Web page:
Sending our Kids to College: Part 3 of a 3-Part Series

 By Lisa Sugarman

For the last three weeks, I’ve been writing, firsthand, about the emotional path we travel as parents when we send our first child off to college. I’ve been chronicling how every part of the process feels—the highs, the lows, and everything in between. This is the third and final column in the series. I guess you can call it the Afterword.


Words are amazing little tools. Most of the time, they enable us to communicate our innermost thoughts and feelings with almost pinpoint accuracy. Unfortunately, there are also times, like now, when the right words elude us. When we can’t find a way to articulate how we feel, no matter how many thesauruses we use. For me, this is one of those times.b62ebb98ad81831dcefe0a7bbd79e132_370x290

So in the interest of trying to be as authentic as I can here and give you a true peephole into my heart, the rest of my column are the most emotional highlights from The Drop Off. It’s the best way I can express how it all felt.

5:30am on Move-In Day…

For God’s sake, why, of all things, did this month’s birth control packet have to become my countdown calendar to when Riley goes to college? The last pill in the damn cycle falls on the exact day we take her to school. So this is how I’ve been counting down the days all month. I mean, really?! It’s almost too ironic.

I’m lucky I have all this packing and unpacking to focus on, because without anything to distract my thoughts right now, I’d be screwed.

Breathe. Just breathe.

Dave: “If I slashed all four tires, do you think she’d suspect anything?”

Me: “A little too conspicuous, honey. Good effort, tho.”

Oh God, she’s about to say goodbye to the dog. This is not going to go well.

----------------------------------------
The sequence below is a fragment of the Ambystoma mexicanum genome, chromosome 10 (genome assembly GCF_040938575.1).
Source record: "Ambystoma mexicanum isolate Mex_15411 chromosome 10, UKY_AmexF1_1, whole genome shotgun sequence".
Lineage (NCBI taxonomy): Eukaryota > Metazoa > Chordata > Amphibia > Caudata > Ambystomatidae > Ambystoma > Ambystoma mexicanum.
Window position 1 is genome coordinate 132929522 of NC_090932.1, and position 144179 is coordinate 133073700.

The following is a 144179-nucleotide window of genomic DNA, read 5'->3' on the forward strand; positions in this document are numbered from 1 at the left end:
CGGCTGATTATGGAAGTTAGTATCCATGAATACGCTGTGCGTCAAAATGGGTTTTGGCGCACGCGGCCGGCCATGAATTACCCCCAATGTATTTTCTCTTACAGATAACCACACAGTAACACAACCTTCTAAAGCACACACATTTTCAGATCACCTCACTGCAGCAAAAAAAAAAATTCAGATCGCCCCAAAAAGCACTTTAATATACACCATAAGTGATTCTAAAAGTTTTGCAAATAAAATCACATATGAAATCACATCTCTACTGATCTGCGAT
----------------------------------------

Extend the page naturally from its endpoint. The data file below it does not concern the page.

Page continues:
Me: “I can’t look at her, Dave. If I look at her or open my mouth, I’m gonna lose it.”

Dave: “I know. Why do you think I keep avoiding her?”

Libby: “Mom, are you ok?”

Me: (No response.)

Libby: “You’re ok, mom. It’s gonna be ok. You still have me for another three years.”

Me: “I know, honey. (Sniff)

Dave: “Lis, you ok?”

Me: (No response. Just tears.)

Dave: “I’m dreading going home.”

Me: “I know. I don’t want to see that she’s not there.”

Dave: “I hate this.”

Me: “I know. It’s brutal. It’s like someone hit me in the stomach with a telephone pole.”

Me: “Table for four, please.”8534766_1

Dave: “Uh, hon, we only need a table for three.”

Me: (Tears.)

Dave: “We’re gonna be ok.”

Me: “I know. But I don’t like what’s between here and ok. All I want is her wet towel back on the bathroom floor. I just want to trip over her lying on the kitchen floor after cross country practice, spooning the dog. I want to bitch at her for always having her door locked. I want to wait up until she gets home.

I miss her smelling like popcorn every weekend when she comes home from her shift at the video store. I miss cleaning up the wigs worth of hair that covers the bathroom floor every morning. I miss our Tuesday night ritual of watching Pretty Little Liars, cuddled up under the covers in my bed. I miss cooking and shopping and doing laundry for four. I miss knowing who she’s with. I miss knowing what she’s doing.

I want to know that she’s safe. I want to hug her whenever I feel like it. I don’t want to keep avoiding her empty room.

I also want her to be happy. I want her to get on with her life so she can come back to me and gush about where she’s been and what she’s done and who she’s met. I want her to embrace her future. I want her to do what the dean of her university said at her matriculation ceremony—I want her to explore and embrace and play every single key on the piano while she has the chance.”

So while I’d love to lie to you and say that letting her go was relatively painless, like ripping off a Band-Aid really fast, I can’t. Because it wasn’t. Escorting my daughter out the door and onto the rest of her life was the single most difficult thing I’ve done yet as a parent. But at the very same time, it was also the most beautiful. It was bittersweet and just barely doable. Barely.

As for advice, though, I don’t have any. Sorry. It is what it is and we all have to ride the wave with the goal of just staying on the board until we hit dry land again.Banana-Camp-Surf-Girls-79

But we do, eventually, hit solid ground. I’m sure of it. And when we do, we get to turn around and watch them ride their own beautiful wave into shore. And I’m looking forward to that. Very forward.

In the meantime, enjoy the ride, babe. I’ll be waiting with open arms.

Lisa Sugarman lives just north of Boston, Massachusetts. Read and discuss all her columns at She is also the author of LIFE: It Is What It Is available on and at select Whole Foods Market stores.


Sending our Kids to College: Part 1 of a 3-Part Series

By Lisa Sugarman